Back to my story. This leads me to another obstacle that many have–family. Sometimes when a person goes to a therapist, their family feels that it is an indictment against them–that it is telling the world they did something wrong or failed you in some way. This may be true, and it also may not be. Honestly, they need to get over it and be more concerned about you getting the help you need. But even if you don’t have a supportive family, don’t let that stop you from getting the help you need to become healthy. Poor mental and emotional health directly affects your physical health as well. It’s just as important.

So here I am sharing with you, our readers, my mental health journey, which is still very much in process and probably always will be. From time to time, I will probably write more about this journey. My hope in writing this is that if you are on a similar journey it will provide encouragement, or if you have been afraid to get the help you need this will help you be brave enough to take that step.

There’s also another purpose. If you are reading this and you have someone in your life who needs help I hope this insight into someone else’s journey will get you to encourage them to get the help they need. AND if you know someone who is getting that help that you will encourage and support them. Sure, we don’t have to have our friends and family supporting us on our journey, but it sure helps. Also, I hope to do my small part in getting rid of the stigma attached to mental illness.

So again–if you need help–be bold, get it. Don’t let anyone, or anything, stop you. There are a lot of programs out there if money is an issue like it is for me. Take charge of your mental health! Ask your doctor for a referral, search the internet for local low cost programs, there are answers at your fingertips. We only have one life–let’s do all we can to make it the best it can be.

Because I feel mental health is as important as physical, and yet often neglected, is why KRL has a mental health section. So hop on over and take a look at some great articles! The International Bipolar Foundation has a column here every other month, and others have also shared their insight and their journey’s.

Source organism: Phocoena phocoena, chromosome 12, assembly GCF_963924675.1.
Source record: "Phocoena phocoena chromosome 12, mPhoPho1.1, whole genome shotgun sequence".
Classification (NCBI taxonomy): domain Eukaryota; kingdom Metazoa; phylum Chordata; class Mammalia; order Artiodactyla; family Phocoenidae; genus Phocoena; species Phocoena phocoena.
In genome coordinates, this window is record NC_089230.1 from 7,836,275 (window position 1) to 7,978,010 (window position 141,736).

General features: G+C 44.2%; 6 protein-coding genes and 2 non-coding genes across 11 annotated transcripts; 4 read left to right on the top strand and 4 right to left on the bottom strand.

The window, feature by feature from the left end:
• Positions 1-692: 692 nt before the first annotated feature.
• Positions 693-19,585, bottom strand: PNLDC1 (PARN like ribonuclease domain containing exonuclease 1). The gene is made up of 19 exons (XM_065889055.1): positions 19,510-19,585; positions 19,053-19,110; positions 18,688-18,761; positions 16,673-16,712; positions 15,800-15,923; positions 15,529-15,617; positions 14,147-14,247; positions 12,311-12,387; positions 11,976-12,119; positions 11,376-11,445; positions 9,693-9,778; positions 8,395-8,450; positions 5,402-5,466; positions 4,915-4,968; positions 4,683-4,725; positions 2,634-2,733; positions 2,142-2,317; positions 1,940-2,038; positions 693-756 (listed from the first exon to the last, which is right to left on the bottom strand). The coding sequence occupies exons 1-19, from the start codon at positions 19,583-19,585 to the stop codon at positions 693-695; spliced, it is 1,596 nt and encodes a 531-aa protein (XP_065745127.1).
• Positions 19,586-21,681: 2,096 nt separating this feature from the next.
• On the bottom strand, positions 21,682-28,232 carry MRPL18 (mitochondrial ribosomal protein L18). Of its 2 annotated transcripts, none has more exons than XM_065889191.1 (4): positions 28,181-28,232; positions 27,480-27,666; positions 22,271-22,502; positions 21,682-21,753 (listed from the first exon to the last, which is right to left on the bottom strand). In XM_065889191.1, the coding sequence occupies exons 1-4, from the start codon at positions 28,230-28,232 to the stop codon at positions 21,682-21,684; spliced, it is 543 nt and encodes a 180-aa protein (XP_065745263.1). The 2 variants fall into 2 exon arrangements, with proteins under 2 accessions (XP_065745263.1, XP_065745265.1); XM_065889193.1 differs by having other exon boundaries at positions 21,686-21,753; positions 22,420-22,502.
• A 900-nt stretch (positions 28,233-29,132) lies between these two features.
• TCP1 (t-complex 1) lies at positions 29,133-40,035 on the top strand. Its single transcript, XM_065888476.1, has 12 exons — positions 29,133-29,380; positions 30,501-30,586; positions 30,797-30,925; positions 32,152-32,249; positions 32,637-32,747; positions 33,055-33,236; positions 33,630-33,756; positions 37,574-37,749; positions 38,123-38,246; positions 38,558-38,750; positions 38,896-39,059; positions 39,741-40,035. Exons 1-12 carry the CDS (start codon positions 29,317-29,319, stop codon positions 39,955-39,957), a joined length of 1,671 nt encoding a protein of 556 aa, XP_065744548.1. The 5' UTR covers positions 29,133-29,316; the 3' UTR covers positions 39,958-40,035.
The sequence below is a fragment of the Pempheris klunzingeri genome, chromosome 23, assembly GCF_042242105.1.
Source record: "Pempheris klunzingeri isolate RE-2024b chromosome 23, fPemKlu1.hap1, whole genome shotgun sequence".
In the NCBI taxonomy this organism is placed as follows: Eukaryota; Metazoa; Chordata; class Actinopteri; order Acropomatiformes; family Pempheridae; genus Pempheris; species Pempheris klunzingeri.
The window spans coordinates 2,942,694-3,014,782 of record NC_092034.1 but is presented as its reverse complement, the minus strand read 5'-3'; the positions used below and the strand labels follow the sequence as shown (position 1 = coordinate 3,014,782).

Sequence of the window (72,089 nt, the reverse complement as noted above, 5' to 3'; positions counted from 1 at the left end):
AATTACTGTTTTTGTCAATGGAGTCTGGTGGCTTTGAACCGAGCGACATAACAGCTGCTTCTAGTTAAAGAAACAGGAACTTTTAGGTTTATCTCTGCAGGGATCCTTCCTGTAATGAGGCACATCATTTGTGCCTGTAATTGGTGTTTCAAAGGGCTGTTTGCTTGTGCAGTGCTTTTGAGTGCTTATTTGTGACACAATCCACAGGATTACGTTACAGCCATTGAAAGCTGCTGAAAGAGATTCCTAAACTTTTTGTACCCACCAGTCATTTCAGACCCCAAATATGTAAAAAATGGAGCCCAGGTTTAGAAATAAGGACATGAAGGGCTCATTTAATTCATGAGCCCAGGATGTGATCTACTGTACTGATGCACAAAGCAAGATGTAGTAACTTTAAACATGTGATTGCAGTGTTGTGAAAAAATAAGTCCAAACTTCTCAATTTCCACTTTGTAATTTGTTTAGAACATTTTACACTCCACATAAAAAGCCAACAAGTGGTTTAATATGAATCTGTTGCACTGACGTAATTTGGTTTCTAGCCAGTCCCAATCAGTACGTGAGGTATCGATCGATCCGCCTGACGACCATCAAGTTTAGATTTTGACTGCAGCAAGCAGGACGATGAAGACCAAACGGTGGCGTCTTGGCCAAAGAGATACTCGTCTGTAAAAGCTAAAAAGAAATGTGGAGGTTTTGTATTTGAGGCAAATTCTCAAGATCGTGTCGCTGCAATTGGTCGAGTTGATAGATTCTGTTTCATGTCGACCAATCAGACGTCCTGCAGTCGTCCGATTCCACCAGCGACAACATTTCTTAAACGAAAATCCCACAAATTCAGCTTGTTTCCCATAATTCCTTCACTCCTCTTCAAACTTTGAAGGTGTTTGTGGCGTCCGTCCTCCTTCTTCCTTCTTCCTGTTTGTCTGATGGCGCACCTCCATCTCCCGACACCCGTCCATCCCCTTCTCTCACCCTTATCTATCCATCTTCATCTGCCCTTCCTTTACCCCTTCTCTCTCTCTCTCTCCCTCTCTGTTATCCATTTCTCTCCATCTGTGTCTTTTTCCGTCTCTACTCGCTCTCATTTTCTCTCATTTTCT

Lorie Lewis Ham is our Editor-in-Chief and an enthusiastic contributor to various sections, coupling her journalism experience with her connection to the literary and entertainment worlds. Explore Lorie’s mystery writing at Mysteryrat’s Closet.


  1. This was a brave story to tell. There are many reasons people come up with for why they should not get help when they are truly in need. But when it’s right, the answers come and then the work begins and the heart opens even wider!!!

  2. Jackie Dale: you are a saint!

  3. How brave of you to write this. How great that you recognized you needed help–though I think you are one of the strongest young women I know. I know you will continue to thrive. God bless you, my friend.

  4. Thanks for the nice comments. I appreciate being called brave for doing this, but honestly I don’t see it that way. I don’t think we should have to be brave to talk about things like this. I’m not embarrassed and I challenge others not to be either.

    • Oh and Margaret and Marilyn–you guys are my heroes and who I want to be when I’m your age!

  5. Lorie, I am proud of you for speaking up. And I also want to thank you for insisting I go to a therapist after my husband died. She turned out to be a Christian and she has helped me so much. I am still seeing her once a month. I would LOVE to take you out for a cup of coffee. Your MOM